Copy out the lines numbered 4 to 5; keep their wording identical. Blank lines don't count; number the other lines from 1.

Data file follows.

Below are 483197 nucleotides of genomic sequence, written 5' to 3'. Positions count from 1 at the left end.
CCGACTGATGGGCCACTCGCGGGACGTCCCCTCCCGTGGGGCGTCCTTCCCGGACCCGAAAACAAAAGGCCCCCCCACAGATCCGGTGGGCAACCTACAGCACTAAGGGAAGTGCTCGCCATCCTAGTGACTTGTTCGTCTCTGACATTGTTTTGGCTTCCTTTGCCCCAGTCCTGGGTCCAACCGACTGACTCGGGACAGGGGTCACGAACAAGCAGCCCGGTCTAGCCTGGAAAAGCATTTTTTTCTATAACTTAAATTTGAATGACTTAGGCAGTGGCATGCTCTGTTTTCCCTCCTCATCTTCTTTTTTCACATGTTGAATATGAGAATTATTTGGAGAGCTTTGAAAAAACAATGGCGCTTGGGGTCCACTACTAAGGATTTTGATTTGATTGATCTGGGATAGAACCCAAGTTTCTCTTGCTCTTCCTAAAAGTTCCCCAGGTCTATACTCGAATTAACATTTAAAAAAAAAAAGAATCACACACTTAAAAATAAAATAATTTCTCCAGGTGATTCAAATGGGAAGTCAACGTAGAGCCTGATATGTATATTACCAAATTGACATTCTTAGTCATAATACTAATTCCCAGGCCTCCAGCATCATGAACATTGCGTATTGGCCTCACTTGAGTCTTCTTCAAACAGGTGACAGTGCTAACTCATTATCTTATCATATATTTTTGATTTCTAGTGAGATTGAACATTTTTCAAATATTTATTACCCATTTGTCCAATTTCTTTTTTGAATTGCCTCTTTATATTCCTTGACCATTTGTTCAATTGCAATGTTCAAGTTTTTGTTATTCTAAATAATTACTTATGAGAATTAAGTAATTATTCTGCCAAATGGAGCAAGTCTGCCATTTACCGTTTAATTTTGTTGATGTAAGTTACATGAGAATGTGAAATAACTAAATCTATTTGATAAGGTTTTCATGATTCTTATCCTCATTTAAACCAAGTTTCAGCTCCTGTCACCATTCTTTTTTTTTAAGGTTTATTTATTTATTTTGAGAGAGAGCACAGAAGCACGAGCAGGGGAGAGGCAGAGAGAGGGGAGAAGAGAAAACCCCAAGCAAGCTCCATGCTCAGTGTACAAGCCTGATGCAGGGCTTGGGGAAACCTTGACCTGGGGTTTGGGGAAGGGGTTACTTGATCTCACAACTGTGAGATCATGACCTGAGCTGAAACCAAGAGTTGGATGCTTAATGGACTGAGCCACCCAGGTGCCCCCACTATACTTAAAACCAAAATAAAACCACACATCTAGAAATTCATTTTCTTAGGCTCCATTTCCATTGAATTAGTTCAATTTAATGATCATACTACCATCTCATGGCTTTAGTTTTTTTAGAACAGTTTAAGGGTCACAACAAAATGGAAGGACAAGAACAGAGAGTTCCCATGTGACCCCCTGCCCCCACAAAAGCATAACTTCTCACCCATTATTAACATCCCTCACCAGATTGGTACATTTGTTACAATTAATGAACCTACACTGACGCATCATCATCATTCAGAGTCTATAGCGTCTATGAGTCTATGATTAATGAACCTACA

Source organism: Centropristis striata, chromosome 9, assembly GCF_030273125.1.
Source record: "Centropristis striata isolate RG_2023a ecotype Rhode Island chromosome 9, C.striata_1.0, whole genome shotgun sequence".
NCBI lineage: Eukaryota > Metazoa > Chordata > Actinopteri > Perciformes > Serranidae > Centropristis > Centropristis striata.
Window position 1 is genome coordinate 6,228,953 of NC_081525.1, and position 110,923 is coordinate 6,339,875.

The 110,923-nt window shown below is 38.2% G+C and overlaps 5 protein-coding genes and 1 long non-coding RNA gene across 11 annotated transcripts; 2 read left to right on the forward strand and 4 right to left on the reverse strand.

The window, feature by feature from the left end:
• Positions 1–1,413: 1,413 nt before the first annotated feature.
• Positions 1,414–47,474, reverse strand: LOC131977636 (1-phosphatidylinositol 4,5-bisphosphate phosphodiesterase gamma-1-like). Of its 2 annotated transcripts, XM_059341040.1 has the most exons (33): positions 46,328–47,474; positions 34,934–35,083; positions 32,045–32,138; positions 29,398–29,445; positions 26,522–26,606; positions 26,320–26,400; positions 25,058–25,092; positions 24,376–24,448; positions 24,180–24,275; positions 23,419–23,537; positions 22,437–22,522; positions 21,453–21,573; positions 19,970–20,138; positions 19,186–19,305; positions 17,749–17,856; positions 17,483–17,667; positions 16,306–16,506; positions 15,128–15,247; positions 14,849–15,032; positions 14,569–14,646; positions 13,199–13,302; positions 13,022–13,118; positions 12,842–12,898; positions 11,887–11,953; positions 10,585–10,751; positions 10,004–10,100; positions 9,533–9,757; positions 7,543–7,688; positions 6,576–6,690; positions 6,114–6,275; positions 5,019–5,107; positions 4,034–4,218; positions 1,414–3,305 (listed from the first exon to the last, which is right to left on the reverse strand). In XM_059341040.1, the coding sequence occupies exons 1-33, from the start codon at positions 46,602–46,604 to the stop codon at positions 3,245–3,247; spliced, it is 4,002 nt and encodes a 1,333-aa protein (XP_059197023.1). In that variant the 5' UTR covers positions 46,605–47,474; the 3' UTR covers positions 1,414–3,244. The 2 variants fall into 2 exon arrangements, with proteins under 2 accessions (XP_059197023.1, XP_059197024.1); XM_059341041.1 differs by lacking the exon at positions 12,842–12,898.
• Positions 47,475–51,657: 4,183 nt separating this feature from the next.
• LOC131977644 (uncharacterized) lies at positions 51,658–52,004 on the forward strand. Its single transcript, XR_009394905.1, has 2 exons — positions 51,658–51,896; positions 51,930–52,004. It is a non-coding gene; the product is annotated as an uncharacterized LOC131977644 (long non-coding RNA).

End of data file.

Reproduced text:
Source record: "Centropristis striata isolate RG_2023a ecotype Rhode Island chromosome 9, C.striata_1.0, whole genome shotgun sequence".
NCBI lineage: Eukaryota > Metazoa > Chordata > Actinopteri > Perciformes > Serranidae > Centropristis > Centropristis striata.